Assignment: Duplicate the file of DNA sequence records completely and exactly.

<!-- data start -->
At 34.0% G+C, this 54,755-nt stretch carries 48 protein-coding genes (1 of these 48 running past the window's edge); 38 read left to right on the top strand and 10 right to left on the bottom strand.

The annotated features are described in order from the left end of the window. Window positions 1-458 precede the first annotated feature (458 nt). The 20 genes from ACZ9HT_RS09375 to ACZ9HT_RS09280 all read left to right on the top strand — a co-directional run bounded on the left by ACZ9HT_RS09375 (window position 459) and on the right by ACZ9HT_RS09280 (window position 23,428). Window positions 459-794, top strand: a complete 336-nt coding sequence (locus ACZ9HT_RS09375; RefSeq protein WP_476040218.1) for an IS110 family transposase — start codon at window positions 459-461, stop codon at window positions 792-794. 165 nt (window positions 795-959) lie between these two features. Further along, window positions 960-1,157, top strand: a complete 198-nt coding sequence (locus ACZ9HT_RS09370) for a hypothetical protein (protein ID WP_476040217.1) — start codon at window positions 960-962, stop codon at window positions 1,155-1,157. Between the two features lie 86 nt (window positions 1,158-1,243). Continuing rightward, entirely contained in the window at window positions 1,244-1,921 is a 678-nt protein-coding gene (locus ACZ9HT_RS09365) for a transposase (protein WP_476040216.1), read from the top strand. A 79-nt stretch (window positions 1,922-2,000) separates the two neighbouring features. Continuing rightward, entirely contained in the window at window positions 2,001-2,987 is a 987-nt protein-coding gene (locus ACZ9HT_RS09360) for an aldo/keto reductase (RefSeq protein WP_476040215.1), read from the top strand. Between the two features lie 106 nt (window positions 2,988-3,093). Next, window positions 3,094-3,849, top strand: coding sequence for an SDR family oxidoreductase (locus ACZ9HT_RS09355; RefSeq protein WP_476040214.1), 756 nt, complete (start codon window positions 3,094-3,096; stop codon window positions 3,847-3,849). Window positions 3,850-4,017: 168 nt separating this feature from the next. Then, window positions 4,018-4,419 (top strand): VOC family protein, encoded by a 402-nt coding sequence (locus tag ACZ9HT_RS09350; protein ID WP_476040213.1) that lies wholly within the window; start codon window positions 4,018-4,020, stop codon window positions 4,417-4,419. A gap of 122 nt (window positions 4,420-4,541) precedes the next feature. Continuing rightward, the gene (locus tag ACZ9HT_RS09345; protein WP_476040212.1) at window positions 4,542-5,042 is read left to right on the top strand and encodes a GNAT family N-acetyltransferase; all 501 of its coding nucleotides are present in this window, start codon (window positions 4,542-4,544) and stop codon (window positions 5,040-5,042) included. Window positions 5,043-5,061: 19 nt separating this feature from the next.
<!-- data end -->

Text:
At 34.0% G+C, this 54,755-nt stretch carries 48 protein-coding genes (1 of these 48 running past the window's edge); 38 read left to right on the top strand and 10 right to left on the bottom strand.

The annotated features are described in order from the left end of the window. Window positions 1-458 precede the first annotated feature (458 nt). The 20 genes from ACZ9HT_RS09375 to ACZ9HT_RS09280 all read left to right on the top strand — a co-directional run bounded on the left by ACZ9HT_RS09375 (window position 459) and on the right by ACZ9HT_RS09280 (window position 23,428). Window positions 459-794, top strand: a complete 336-nt coding sequence (locus ACZ9HT_RS09375; RefSeq protein WP_476040218.1) for an IS110 family transposase — start codon at window positions 459-461, stop codon at window positions 792-794. 165 nt (window positions 795-959) lie between these two features. Further along, window positions 960-1,157, top strand: a complete 198-nt coding sequence (locus ACZ9HT_RS09370) for a hypothetical protein (protein ID WP_476040217.1) — start codon at window positions 960-962, stop codon at window positions 1,155-1,157. Between the two features lie 86 nt (window positions 1,158-1,243). Continuing rightward, entirely contained in the window at window positions 1,244-1,921 is a 678-nt protein-coding gene (locus ACZ9HT_RS09365) for a transposase (protein WP_476040216.1), read from the top strand. A 79-nt stretch (window positions 1,922-2,000) separates the two neighbouring features. Continuing rightward, entirely contained in the window at window positions 2,001-2,987 is a 987-nt protein-coding gene (locus ACZ9HT_RS09360) for an aldo/keto reductase (RefSeq protein WP_476040215.1), read from the top strand. Between the two features lie 106 nt (window positions 2,988-3,093). Next, window positions 3,094-3,849, top strand: coding sequence for an SDR family oxidoreductase (locus ACZ9HT_RS09355; RefSeq protein WP_476040214.1), 756 nt, complete (start codon window positions 3,094-3,096; stop codon window positions 3,847-3,849). Window positions 3,850-4,017: 168 nt separating this feature from the next. Then, window positions 4,018-4,419 (top strand): VOC family protein, encoded by a 402-nt coding sequence (locus tag ACZ9HT_RS09350; protein ID WP_476040213.1) that lies wholly within the window; start codon window positions 4,018-4,020, stop codon window positions 4,417-4,419. A gap of 122 nt (window positions 4,420-4,541) precedes the next feature. Continuing rightward, the gene (locus tag ACZ9HT_RS09345; protein WP_476040212.1) at window positions 4,542-5,042 is read left to right on the top strand and encodes a GNAT family N-acetyltransferase; all 501 of its coding nucleotides are present in this window, start codon (window positions 4,542-4,544) and stop codon (window positions 5,040-5,042) included. Window positions 5,043-5,061: 19 nt separating this feature from the next.